Four Australian cities have received an ‘A’ grade for their efforts to tackle climate change.
Melbourne, Sydney, Adelaide, and Canberra were among 43 cities — out of a list of almost 600 around the world — to be applauded for their dedication to cutting greenhouse gas emissions and adapting to climate-related risks.
The ‘A’ score was issued by environmental non-profit CDP (formerly Carbon Disclosure Project), which awards an ‘A’ to ‘D’ grade based on how successfully a city manages and tracks its emissions and its ability to plan for extreme climate events, like sea-level rise, fire, and drought.
"Just 7% of cities who reported to CDP in 2018 received an ‘A’,” Global Director for Cities, States, and Regions Kyra Appleby stated in the report. “We urge cities worldwide to step up their action, set targets in line with what the latest science says is needed to prevent dangerous climate change, and transparently share their progress.”
Canberra was among one of five — including Minneapolis, Reychivek, Paris, and San Francisco — to have policies in place to achieve 100% renewable energy in the near future. Melbourne and Sydney were also highlighted for implementing policies to reach net zero emissions by 2020 and 2050, respectively.
Melbourne is already working to build water resilience systems and reduce the amount of energy used to cool the city’s buildings. Similarly, Sydney has already planted an additional 10,250 trees since 2005, which work to absorb pollution and reduce heat in the summer.
"We continue to be frustrated by the lack of political leadership at a global and national level needed to reduce greenhouse emissions,” a 2016 – 2021 climate action plan by the City of Sydney announced. “So we must plan to make the City of Sydney resilient to a changing climate.”
We're proud to announce that #GreenSquare town centre has been recognised as one of Australia’s most #sustainable communities. It's been awarded a 6 Star Green Star – Communities rating from the Green Building Council of Australia (@gbcaus). Find out more: https://t.co/Ssa8Q6rvvF— City of Sydney (@cityofsydney) May 21, 2019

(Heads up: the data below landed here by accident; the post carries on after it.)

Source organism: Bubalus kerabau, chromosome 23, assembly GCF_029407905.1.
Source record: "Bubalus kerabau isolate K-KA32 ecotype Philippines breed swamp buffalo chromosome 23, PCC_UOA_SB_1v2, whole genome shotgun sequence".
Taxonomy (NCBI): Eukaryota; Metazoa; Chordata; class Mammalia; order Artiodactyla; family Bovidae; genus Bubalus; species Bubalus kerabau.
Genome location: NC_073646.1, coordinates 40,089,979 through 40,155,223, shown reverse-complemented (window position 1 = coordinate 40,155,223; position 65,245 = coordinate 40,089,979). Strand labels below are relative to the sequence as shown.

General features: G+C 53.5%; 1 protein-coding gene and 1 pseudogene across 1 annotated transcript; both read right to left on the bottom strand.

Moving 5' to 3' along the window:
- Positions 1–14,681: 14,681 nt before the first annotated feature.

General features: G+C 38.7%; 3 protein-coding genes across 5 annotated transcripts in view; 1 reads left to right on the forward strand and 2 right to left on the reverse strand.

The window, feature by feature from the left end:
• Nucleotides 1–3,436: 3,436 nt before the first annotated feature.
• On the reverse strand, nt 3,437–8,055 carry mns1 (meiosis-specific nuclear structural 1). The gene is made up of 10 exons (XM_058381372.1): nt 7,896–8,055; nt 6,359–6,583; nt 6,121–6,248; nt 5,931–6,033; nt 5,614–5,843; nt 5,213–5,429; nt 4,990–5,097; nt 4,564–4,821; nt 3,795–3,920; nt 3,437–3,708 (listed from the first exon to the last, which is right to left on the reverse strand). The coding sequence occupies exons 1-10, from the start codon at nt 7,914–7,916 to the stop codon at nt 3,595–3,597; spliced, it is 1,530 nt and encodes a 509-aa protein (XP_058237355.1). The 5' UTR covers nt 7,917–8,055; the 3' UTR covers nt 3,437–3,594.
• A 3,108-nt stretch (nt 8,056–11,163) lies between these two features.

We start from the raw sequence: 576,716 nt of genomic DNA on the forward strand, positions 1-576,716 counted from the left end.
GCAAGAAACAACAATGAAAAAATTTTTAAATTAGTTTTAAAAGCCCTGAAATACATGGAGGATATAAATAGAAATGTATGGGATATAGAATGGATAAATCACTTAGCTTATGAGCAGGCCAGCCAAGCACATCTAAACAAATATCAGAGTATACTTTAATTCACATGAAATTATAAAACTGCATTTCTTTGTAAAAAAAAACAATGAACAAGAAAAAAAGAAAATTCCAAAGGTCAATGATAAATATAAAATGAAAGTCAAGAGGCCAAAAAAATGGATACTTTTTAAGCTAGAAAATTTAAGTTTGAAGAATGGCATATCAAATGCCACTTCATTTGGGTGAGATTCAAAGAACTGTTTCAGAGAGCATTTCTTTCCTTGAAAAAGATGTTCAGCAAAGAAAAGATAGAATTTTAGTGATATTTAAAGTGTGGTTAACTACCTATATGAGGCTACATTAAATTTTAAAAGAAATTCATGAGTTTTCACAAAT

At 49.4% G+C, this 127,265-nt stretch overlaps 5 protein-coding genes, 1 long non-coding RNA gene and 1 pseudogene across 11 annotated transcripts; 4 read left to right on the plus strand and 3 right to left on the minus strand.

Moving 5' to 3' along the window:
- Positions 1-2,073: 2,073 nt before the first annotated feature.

Climate experts have long claimed current action plans by federal governments will fail to limit global warming to under 1.5 degrees Celsius as recommended in the Paris climate accord. For Appleby, this means the need for cities to step up and work on reducing emissions “is more urgent than ever.”
"To get onto a 1.5 degree pathway, the Intergovernmental Panel on Climate Change (IPCC) says the world needs to reduce emissions by half by 2030 and reach net zero by mid-century,” Appleby told Global Citizen. “Cities are key to achieving this, as urban areas represent an estimated 70% of energy-related global emissions.”
A new report by the Global Covenant of Mayors for Climate and Energy and C40 Cities revealed six areas where city, state, and regional governments can work to help limit global warming to under 1.5 degrees.
These include energy systems, buildings, transport and urban planning, green infrastructure, sustainable land use, and water management.
Action in these areas also bring significant co-benefits. For example, retrofitting buildings to be energy efficient provides positive mitigation impacts while additional tree planting removes pollution, which, subsequently, sees improvements to public health.
As the impacts of climate change continue to be witnessed worldwide, Appleby is confident more cities will intensify efforts.
"We have seen an increase in city climate action since the Paris agreement, and we expect to see this progress continue. CDP data shows a 90% jump in cities with emission reduction plans since 2015,” she stated. “We hope and expect to see city climate action increase and for more cities to score an A in our methodology in future years, as climate change and water security rise up the agenda.”